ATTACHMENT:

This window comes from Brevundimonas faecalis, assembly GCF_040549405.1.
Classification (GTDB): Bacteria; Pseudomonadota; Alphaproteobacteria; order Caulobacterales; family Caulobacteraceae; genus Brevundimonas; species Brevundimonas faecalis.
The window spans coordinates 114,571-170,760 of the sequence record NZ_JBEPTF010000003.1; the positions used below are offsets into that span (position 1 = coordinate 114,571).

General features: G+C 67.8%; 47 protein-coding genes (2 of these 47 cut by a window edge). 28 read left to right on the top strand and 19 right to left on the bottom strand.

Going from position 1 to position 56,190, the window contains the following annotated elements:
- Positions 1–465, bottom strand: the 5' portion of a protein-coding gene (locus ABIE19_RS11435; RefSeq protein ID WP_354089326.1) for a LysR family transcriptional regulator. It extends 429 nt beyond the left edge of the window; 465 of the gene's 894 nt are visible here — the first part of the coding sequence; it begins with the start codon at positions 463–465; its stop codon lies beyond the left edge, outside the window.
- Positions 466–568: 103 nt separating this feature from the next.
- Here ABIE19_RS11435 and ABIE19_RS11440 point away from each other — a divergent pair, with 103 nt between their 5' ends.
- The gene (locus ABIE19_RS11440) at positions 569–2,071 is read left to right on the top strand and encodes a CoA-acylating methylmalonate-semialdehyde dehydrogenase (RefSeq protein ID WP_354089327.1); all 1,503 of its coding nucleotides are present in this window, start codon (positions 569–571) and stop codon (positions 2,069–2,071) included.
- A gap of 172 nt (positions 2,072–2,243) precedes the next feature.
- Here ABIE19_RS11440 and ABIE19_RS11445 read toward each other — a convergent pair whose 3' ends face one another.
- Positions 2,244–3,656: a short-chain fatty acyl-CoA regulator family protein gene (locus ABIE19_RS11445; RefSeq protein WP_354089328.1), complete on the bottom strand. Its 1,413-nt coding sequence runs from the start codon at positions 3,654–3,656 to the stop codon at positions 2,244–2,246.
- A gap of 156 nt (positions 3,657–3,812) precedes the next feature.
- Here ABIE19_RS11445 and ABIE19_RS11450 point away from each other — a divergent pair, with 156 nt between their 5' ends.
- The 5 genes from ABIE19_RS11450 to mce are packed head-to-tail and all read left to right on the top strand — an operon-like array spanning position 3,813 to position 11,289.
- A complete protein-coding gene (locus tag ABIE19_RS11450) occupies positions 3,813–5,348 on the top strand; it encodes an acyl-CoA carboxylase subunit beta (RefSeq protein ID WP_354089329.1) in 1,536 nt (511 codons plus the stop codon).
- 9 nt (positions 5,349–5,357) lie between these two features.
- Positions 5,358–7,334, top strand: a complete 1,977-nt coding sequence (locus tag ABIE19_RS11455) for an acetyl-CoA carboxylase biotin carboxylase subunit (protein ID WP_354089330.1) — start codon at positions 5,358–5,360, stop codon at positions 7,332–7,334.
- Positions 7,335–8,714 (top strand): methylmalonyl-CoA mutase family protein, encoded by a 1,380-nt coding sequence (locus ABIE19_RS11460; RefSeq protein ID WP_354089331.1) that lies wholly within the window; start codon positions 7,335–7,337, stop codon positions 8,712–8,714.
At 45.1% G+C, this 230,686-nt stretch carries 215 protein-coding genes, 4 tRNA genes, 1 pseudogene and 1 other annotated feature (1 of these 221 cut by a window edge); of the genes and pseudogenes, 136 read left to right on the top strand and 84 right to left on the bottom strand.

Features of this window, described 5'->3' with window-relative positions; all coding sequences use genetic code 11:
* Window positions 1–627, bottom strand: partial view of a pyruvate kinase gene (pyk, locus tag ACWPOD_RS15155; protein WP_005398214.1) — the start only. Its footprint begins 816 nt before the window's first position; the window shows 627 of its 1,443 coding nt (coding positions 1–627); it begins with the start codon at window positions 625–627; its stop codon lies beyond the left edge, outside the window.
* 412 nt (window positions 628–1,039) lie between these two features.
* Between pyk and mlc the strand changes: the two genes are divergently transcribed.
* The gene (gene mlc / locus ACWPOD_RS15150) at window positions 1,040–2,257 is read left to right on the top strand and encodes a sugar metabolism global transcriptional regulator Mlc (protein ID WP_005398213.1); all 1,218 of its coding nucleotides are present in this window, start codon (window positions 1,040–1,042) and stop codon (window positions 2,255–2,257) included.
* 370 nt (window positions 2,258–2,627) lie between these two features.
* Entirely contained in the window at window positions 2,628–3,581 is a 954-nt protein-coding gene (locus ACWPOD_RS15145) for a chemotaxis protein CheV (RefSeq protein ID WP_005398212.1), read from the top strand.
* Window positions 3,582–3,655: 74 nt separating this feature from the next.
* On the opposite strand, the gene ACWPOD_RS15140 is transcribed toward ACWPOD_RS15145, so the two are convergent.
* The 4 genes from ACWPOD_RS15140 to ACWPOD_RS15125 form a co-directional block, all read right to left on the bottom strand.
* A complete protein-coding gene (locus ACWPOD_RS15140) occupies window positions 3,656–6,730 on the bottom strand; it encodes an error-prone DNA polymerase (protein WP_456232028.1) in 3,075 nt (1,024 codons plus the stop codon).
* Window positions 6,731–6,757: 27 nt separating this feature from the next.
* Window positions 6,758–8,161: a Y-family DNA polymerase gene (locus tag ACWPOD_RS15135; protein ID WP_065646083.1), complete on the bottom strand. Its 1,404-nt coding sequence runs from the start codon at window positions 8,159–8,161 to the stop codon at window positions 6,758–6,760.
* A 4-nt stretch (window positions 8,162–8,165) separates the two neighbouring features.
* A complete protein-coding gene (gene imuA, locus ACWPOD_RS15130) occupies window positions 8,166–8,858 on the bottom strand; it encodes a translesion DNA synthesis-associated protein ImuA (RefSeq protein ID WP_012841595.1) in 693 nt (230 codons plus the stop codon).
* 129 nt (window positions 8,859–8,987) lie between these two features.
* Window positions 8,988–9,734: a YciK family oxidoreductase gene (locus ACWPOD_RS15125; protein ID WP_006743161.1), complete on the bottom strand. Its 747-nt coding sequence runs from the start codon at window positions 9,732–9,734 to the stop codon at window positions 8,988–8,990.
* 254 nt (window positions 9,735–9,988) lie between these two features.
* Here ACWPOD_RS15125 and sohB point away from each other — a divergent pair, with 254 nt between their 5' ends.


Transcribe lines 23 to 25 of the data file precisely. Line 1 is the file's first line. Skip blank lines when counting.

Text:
* 412 nt (window positions 628–1,039) lie between these two features.
* Between pyk and mlc the strand changes: the two genes are divergently transcribed.
* The gene (gene mlc / locus ACWPOD_RS15150) at window positions 1,040–2,257 is read left to right on the top strand and encodes a sugar metabolism global transcriptional regulator Mlc (protein ID WP_005398213.1); all 1,218 of its coding nucleotides are present in this window, start codon (window positions 1,040–1,042) and stop codon (window positions 2,255–2,257) included.